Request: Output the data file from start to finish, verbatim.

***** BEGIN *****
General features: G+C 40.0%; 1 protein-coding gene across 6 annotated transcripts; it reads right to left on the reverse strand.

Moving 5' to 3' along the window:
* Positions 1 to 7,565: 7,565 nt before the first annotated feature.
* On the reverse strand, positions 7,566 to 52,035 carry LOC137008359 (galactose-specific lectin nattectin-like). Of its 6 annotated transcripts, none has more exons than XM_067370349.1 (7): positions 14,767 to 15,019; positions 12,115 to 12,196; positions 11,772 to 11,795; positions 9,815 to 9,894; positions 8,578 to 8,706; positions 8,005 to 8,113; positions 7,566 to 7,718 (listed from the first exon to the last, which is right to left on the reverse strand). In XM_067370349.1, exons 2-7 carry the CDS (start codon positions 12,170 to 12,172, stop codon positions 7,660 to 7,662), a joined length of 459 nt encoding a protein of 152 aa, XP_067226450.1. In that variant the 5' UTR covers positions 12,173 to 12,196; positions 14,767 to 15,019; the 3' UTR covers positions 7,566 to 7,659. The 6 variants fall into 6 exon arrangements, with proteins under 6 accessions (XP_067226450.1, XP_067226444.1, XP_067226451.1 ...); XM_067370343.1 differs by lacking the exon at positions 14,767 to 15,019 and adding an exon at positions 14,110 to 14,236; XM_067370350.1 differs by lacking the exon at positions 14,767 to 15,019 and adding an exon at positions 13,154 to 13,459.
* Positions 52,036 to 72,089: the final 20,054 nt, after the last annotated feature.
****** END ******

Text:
General features: G+C 40.0%; 1 protein-coding gene across 6 annotated transcripts; it reads right to left on the reverse strand.

Moving 5' to 3' along the window:
* Positions 1 to 7,565: 7,565 nt before the first annotated feature.
* On the reverse strand, positions 7,566 to 52,035 carry LOC137008359 (galactose-specific lectin nattectin-like). Of its 6 annotated transcripts, none has more exons than XM_067370349.1 (7): positions 14,767 to 15,019; positions 12,115 to 12,196; positions 11,772 to 11,795; positions 9,815 to 9,894; positions 8,578 to 8,706; positions 8,005 to 8,113; positions 7,566 to 7,718 (listed from the first exon to the last, which is right to left on the reverse strand). In XM_067370349.1, exons 2-7 carry the CDS (start codon positions 12,170 to 12,172, stop codon positions 7,660 to 7,662), a joined length of 459 nt encoding a protein of 152 aa, XP_067226450.1. In that variant the 5' UTR covers positions 12,173 to 12,196; positions 14,767 to 15,019; the 3' UTR covers positions 7,566 to 7,659. The 6 variants fall into 6 exon arrangements, with proteins under 6 accessions (XP_067226450.1, XP_067226444.1, XP_067226451.1 ...); XM_067370343.1 differs by lacking the exon at positions 14,767 to 15,019 and adding an exon at positions 14,110 to 14,236; XM_067370350.1 differs by lacking the exon at positions 14,767 to 15,019 and adding an exon at positions 13,154 to 13,459.
* Positions 52,036 to 72,089: the final 20,054 nt, after the last annotated feature.